Chimineas, also called pot-bellied ovens, were invented in the 1600s in Mexico but can be traced back to Spain. The chimney directs smoke up into the air, protecting the fire inside, and the bulbous design means you can set a good blaze that isn’t affected by wind or rain.
So how is a clay chiminea made? It’s a potter thing.
Clay is remarkable stuff. In parts of the UK you can go out into your garden, dig some up, make a pot, dry it, and fire it. And it will work perfectly. Bits of North Devon, parts of the North East of England, London itself, they’re all rich in different types of clay deposits. In Middlesbrough and Devon the clay is sticky and yellow-grey. In the tiny village of Fremington, in north Devon, there’s an unusual deposit of brown potters clay. In London the brick made from local clay is a pale creamy yellow. No wonder the UK has a worldwide reputation for some of the best ceramics, and the most talented potters.
If you’ve been watching the Great Pottery Throw Down, like millions of us across the nation, you might already be hooked on potting, convinced by clay, keen to have a go yourself. And you probably know a bit about how to make pots already.
Here’s some insight into how a clay chiminea is made.
How are clay chimeneas made?
You can construct a pot in two ways. One, you coil up long snakes of clay round and round into a pot shape then smooth the coil together. Two, you throw the pot on a wheel, first centreing it so it is balanced properly in the exact middle of the wheel.
The thing is with clay chimineas, they’re pretty large. Expert throwers can make huge thrown pots thanks to years of training and practice. But even for an expert it’s a difficult job to get your arm down inside such a large structure to pull the clay upwards, outwards, then back in again to form the neck of the chim.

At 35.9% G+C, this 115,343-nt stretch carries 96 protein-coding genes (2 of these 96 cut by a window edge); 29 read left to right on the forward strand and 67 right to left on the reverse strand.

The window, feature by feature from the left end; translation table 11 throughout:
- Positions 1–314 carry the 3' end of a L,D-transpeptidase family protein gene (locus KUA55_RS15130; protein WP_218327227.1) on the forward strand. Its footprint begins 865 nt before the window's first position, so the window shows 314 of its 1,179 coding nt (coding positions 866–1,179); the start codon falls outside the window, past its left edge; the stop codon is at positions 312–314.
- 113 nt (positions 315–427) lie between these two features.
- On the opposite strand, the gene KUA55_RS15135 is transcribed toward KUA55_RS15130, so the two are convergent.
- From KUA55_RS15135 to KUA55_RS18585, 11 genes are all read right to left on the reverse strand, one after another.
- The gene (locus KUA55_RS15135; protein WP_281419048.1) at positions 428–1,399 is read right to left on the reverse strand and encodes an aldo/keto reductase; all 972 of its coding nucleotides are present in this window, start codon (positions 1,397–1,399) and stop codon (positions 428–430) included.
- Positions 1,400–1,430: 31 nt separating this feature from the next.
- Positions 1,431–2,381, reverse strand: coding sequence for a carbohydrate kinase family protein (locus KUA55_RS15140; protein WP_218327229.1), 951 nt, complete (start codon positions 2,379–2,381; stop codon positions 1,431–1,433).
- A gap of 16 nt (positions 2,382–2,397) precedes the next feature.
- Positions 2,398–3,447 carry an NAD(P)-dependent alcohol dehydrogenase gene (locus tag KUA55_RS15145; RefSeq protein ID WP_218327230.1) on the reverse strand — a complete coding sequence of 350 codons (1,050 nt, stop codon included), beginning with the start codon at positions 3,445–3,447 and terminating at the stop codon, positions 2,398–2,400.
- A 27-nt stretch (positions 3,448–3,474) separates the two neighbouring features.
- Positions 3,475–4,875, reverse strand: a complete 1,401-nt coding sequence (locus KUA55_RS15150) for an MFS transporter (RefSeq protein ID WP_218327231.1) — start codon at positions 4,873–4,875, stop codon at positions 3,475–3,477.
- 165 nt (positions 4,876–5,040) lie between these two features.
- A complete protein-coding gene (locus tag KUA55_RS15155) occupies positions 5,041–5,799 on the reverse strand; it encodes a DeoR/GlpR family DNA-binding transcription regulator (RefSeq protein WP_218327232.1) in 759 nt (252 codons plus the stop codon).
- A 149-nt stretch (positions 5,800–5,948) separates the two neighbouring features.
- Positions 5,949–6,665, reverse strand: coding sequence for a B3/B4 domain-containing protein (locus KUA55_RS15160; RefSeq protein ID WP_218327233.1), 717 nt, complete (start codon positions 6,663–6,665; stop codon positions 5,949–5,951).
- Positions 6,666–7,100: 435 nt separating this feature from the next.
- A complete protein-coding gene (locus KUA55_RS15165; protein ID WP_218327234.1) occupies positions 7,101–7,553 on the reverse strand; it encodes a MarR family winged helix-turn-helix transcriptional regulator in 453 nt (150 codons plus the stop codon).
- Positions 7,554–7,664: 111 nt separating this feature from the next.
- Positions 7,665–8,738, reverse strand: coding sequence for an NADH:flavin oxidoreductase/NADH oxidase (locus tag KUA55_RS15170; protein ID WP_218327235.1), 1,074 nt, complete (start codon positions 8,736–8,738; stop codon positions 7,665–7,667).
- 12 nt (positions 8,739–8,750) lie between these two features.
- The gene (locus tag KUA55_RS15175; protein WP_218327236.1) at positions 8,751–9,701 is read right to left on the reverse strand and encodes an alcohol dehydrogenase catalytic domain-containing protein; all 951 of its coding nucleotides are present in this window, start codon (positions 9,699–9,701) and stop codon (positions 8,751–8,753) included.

We’ve seen one potter making a huge pot that was much the same size as a Mexican clay chiminea. She ultimately had to stand on a stool, four feet above the wheel, and actually put herself inside the pot, leaning down to manipulate the fast-spinning clay into the shape she wanted.
We doubt that Mexican potters use a wheel to throw their chims. We reckon they almost certainly use the coil pot method, which makes creating enormous vessels quite a lot easier. But then there’s the kiln to think about.
A kiln to reckon with!
A chiminea is a big thing, and that means it needs firing in a big kiln. The clay has to reach a temperature of around 600C to 1000C to harden into stone – which is all clay is. Mudstone rock, for example, is simply hardened, super-heated clay. We imagine, these days, even though every Mexican chim we sell is made and finished by hand, they’re probably fired in enormous industrial kilns rather than firing each chim individually in a small traditional kiln.
When making crockery to eat from, a potter will fire the items twice. The first firing is called the bisque firing, which simply turns the clay to stone. The second firing melts and fixes the glaze, the colour applied to the bare fired pot.
Want to see a guy making his own clay chiminea?
Check out this YouTube video!